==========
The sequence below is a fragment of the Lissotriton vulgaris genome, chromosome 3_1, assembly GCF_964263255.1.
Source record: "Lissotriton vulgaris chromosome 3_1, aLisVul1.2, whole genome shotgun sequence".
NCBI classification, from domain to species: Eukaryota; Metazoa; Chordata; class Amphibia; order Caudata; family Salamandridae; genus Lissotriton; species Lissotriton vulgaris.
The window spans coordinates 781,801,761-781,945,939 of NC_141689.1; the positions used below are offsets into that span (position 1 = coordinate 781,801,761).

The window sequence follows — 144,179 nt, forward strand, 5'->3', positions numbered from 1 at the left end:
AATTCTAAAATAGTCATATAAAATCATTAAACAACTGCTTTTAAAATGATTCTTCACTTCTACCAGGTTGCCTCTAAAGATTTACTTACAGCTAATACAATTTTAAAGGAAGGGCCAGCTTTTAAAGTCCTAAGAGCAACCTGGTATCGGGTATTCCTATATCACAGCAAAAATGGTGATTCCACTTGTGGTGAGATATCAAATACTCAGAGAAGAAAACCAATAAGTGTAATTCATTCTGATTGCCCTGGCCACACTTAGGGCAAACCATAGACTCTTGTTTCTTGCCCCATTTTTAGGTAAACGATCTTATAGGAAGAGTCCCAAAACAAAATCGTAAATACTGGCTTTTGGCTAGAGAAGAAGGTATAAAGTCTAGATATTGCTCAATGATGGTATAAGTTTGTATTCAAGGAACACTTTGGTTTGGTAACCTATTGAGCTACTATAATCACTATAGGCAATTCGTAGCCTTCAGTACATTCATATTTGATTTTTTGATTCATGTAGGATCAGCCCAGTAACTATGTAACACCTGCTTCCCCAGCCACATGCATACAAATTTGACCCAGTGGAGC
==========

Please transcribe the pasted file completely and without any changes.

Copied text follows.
The sequence below is a fragment of the Lissotriton vulgaris genome, chromosome 3_1, assembly GCF_964263255.1.
Source record: "Lissotriton vulgaris chromosome 3_1, aLisVul1.2, whole genome shotgun sequence".
NCBI classification, from domain to species: Eukaryota; Metazoa; Chordata; class Amphibia; order Caudata; family Salamandridae; genus Lissotriton; species Lissotriton vulgaris.
The window spans coordinates 781,801,761-781,945,939 of NC_141689.1; the positions used below are offsets into that span (position 1 = coordinate 781,801,761).

The window sequence follows — 144,179 nt, forward strand, 5'->3', positions numbered from 1 at the left end:
AATTCTAAAATAGTCATATAAAATCATTAAACAACTGCTTTTAAAATGATTCTTCACTTCTACCAGGTTGCCTCTAAAGATTTACTTACAGCTAATACAATTTTAAAGGAAGGGCCAGCTTTTAAAGTCCTAAGAGCAACCTGGTATCGGGTATTCCTATATCACAGCAAAAATGGTGATTCCACTTGTGGTGAGATATCAAATACTCAGAGAAGAAAACCAATAAGTGTAATTCATTCTGATTGCCCTGGCCACACTTAGGGCAAACCATAGACTCTTGTTTCTTGCCCCATTTTTAGGTAAACGATCTTATAGGAAGAGTCCCAAAACAAAATCGTAAATACTGGCTTTTGGCTAGAGAAGAAGGTATAAAGTCTAGATATTGCTCAATGATGGTATAAGTTTGTATTCAAGGAACACTTTGGTTTGGTAACCTATTGAGCTACTATAATCACTATAGGCAATTCGTAGCCTTCAGTACATTCATATTTGATTTTTTGATTCATGTAGGATCAGCCCAGTAACTATGTAACACCTGCTTCCCCAGCCACATGCATACAAATTTGACCCAGTGGAGC